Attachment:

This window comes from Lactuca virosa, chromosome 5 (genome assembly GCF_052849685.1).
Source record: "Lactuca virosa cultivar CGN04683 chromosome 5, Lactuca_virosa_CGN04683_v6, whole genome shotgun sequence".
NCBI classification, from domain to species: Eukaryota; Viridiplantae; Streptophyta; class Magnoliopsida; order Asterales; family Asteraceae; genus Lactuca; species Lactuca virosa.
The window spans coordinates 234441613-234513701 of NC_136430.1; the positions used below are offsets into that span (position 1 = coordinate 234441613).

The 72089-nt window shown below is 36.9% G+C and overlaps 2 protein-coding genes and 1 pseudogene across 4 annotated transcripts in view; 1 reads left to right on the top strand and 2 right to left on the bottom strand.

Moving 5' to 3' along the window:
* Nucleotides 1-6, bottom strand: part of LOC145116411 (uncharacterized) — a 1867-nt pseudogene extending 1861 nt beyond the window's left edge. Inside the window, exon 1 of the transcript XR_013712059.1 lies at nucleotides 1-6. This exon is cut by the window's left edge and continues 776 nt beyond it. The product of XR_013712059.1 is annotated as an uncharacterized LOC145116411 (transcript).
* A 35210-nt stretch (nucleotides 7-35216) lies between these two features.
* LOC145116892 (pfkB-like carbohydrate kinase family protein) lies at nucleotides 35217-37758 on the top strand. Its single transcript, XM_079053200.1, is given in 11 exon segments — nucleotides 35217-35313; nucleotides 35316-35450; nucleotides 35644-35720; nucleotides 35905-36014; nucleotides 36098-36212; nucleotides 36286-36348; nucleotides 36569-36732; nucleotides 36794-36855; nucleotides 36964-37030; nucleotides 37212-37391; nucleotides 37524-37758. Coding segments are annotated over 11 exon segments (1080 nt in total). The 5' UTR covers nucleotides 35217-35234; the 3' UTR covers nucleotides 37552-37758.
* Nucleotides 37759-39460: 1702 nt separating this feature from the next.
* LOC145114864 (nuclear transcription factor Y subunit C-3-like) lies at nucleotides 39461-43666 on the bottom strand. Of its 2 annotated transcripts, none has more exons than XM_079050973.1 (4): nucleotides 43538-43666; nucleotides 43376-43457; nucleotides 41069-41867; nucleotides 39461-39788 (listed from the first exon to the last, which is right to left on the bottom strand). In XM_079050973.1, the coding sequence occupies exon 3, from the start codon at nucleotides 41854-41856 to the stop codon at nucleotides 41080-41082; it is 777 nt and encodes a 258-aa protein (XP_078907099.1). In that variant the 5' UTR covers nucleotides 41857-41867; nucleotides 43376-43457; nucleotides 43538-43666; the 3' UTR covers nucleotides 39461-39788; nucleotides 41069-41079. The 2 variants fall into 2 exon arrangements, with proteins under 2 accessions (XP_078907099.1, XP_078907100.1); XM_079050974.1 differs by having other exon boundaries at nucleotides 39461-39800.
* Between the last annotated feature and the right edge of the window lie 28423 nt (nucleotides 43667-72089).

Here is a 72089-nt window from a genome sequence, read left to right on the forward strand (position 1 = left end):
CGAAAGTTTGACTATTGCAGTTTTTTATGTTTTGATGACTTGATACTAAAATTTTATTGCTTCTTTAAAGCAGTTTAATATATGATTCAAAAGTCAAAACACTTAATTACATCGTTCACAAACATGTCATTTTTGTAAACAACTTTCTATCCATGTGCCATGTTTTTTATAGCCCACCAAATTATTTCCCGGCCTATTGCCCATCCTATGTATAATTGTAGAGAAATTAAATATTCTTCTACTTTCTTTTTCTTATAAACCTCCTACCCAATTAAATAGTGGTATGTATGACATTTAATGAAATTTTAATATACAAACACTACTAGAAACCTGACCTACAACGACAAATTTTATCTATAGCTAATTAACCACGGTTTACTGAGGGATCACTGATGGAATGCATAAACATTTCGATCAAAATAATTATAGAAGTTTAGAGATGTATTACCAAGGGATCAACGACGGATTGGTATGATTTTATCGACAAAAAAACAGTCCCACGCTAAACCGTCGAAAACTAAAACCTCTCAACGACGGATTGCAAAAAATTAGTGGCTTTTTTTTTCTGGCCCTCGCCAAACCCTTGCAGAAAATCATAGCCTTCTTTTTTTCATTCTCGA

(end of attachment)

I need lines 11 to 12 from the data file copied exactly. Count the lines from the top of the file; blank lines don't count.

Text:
* LOC145114864 (nuclear transcription factor Y subunit C-3-like) lies at nucleotides 39461-43666 on the bottom strand. Of its 2 annotated transcripts, none has more exons than XM_079050973.1 (4): nucleotides 43538-43666; nucleotides 43376-43457; nucleotides 41069-41867; nucleotides 39461-39788 (listed from the first exon to the last, which is right to left on the bottom strand). In XM_079050973.1, the coding sequence occupies exon 3, from the start codon at nucleotides 41854-41856 to the stop codon at nucleotides 41080-41082; it is 777 nt and encodes a 258-aa protein (XP_078907099.1). In that variant the 5' UTR covers nucleotides 41857-41867; nucleotides 43376-43457; nucleotides 43538-43666; the 3' UTR covers nucleotides 39461-39788; nucleotides 41069-41079. The 2 variants fall into 2 exon arrangements, with proteins under 2 accessions (XP_078907099.1, XP_078907100.1); XM_079050974.1 differs by having other exon boundaries at nucleotides 39461-39800.
* Between the last annotated feature and the right edge of the window lie 28423 nt (nucleotides 43667-72089).